Let the beauty we love be what we do. There are hundreds of ways to kneel and kiss the ground. - Rumi

Friday, November 25, 2011

Clay – getting complex

I have written about clay and children in a previous blog entry.  I realize it is time to write more.

The great thing about using clay for representational work with children is its malleability.  If a part isn’t working then a child can smooth it and start over until it is the way he or she wants it. 

 Another of my favorite experiences with children 4 and a half and up is making what I call vessels.
I call them “vessels” from my time in art school in the clay studio where ceramicists were building these vases and huge cylinder shapes.
This basic technique teaches coil making and ball making, which are fine motor skills.

Clay also supports fine motor development through the processes required to make self portraits with Clay. Making a portrait in clay requires using the
scoring tool kind of like a pencil or pen. The child draws on the clay similar to ones on a piece of paper, making eyes, nose, mouth and being able to smooth the lines with a finger if not to the child's liking. Using clay to work in a relief style (clay as a piece of paper) helps the drawing development. 

Another component of complexity with clay can be to have the child draw what it is they are going to build.  For example here is a butterfly a child drew and then broke down the shapes of the butterfly before connecting them. Working like this provides children with a slowed down process where they can take the time to do the steps to go from a one dimensional media (drawing) to a three dimensional media (clay).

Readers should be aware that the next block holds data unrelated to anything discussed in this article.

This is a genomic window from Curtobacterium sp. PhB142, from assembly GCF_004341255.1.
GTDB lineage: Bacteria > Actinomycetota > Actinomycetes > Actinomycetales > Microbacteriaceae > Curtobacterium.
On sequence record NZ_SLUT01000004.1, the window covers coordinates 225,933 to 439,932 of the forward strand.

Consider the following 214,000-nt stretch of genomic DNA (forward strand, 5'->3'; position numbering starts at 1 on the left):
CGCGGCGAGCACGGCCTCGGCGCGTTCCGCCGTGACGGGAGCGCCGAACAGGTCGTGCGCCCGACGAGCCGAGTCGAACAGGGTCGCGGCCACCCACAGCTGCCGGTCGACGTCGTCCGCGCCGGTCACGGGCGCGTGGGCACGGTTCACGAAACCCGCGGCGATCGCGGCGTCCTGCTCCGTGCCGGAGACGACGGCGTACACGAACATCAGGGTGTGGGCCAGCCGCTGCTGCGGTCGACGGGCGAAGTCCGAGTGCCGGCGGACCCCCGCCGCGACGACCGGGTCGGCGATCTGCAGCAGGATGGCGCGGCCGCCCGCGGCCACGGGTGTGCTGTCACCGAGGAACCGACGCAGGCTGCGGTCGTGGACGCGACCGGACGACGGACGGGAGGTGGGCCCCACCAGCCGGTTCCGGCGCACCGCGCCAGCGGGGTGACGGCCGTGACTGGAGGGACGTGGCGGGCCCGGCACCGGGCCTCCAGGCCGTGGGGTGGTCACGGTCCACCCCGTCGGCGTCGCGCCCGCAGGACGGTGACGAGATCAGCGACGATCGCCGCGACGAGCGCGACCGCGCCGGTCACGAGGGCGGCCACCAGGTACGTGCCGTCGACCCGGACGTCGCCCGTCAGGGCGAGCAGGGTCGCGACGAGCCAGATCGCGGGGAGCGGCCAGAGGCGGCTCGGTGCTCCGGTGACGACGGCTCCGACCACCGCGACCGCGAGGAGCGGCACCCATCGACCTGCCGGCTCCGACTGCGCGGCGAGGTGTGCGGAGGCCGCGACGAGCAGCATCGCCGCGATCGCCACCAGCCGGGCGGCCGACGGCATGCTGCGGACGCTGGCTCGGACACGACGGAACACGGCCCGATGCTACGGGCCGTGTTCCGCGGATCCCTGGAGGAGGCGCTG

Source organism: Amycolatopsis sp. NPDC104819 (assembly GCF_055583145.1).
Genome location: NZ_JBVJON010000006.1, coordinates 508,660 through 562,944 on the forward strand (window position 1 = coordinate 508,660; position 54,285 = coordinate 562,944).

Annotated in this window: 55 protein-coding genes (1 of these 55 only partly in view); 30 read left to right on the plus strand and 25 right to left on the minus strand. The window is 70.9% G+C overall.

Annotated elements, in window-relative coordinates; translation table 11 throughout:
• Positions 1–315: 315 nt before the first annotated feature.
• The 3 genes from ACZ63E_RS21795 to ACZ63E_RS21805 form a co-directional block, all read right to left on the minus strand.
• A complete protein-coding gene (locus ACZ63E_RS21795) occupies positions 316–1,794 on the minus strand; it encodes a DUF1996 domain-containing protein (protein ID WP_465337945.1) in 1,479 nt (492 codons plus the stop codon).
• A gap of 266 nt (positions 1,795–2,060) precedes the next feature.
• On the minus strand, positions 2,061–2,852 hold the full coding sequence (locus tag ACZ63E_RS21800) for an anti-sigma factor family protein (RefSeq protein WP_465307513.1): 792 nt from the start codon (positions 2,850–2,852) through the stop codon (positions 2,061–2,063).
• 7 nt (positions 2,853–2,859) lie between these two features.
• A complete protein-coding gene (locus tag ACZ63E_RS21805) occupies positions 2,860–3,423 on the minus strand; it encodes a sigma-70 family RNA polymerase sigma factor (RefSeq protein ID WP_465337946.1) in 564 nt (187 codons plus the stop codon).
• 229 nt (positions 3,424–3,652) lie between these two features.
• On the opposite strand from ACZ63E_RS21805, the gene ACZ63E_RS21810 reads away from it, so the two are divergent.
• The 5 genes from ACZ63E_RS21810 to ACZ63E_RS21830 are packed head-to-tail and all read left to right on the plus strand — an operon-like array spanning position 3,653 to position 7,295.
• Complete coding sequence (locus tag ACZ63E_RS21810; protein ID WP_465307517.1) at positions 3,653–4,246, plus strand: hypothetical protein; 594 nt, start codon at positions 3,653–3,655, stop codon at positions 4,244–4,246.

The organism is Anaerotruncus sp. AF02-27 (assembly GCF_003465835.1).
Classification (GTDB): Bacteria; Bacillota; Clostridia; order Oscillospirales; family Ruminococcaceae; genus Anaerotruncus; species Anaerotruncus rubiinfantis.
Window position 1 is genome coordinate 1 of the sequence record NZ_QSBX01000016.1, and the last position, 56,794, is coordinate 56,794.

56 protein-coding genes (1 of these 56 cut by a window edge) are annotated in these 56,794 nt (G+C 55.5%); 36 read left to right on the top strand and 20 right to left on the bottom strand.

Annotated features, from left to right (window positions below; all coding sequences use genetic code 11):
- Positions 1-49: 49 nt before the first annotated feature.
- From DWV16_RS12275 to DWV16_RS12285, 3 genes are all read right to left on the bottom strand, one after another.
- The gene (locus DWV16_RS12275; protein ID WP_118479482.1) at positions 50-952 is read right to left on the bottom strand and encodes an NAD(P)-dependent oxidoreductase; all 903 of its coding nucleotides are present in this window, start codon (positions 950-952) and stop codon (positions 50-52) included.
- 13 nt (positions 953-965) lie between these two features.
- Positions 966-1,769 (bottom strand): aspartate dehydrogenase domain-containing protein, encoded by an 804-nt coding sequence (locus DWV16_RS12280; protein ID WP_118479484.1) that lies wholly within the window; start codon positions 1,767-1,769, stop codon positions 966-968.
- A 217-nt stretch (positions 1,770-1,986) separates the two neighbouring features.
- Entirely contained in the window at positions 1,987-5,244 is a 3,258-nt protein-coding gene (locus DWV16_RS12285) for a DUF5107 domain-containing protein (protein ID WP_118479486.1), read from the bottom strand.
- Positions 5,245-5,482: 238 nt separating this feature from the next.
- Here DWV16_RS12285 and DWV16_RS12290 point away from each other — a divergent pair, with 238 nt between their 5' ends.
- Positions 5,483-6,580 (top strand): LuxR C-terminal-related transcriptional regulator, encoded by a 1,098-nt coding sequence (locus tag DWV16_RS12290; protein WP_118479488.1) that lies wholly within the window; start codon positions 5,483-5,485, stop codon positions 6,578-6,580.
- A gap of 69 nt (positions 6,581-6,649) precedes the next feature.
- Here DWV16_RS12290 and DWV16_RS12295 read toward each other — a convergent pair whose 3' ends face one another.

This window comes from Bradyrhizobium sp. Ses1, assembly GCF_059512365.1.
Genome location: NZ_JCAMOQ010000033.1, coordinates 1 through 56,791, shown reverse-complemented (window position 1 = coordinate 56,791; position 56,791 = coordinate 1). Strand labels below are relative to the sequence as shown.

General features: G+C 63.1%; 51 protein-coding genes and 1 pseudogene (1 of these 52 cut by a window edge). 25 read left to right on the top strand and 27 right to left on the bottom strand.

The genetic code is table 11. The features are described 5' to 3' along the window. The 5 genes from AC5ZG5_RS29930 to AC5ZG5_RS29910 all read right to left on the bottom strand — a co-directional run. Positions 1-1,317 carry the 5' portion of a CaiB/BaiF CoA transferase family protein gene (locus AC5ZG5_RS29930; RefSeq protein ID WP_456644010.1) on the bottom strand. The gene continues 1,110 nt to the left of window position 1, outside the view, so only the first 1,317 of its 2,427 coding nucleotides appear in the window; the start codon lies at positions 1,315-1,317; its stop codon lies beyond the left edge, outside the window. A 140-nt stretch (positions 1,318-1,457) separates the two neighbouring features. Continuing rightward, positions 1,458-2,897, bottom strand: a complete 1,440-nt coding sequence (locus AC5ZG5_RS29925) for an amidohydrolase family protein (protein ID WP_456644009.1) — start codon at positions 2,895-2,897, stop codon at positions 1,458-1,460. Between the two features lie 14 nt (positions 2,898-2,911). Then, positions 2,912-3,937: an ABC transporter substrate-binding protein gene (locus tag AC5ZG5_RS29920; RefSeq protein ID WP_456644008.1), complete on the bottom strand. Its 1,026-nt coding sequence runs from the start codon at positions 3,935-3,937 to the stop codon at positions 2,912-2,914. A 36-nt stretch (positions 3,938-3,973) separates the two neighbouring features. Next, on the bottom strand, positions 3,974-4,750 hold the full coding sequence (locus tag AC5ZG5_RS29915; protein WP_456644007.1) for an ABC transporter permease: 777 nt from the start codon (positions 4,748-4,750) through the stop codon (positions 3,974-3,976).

Clay is a media that works for all ages and stages.  It is a favorite of mine.  I learn as I manipulate it.
I hope this gives you some ideas.

Thursday, November 24, 2011

The Giveaway

I have carried this piece of paper around for a very long time. Now I pass it on to you.


A big word. G- R- A –T- I- T- U- D- E.

grat·i·tude  (grt-td, -tyd)
The state of being grateful; thankfulness.

[Middle English, from Old French, probably from Late Latin grtitd, from Latin grtus, pleasing; see gwer-2 in Indo-European roots.]

Thankfulness.  Another word, like gratitude.
Everyday I try to practice gratitude for everything I have in my life.  People, things, experiences that help me grow. Comments like: you did a great job, that’s nice…. 
I strive everyday to let the people in my life know I appreciate them without any expectation. 
It is a strange thing.  We all have a certain amount of “wanting it to be about me” in us.  I want this, I want someone to say I am so great or did something great. 
Many of us didn’t receive enough accolades as youngsters to feel filled up.
How can you give something you didn’t receive?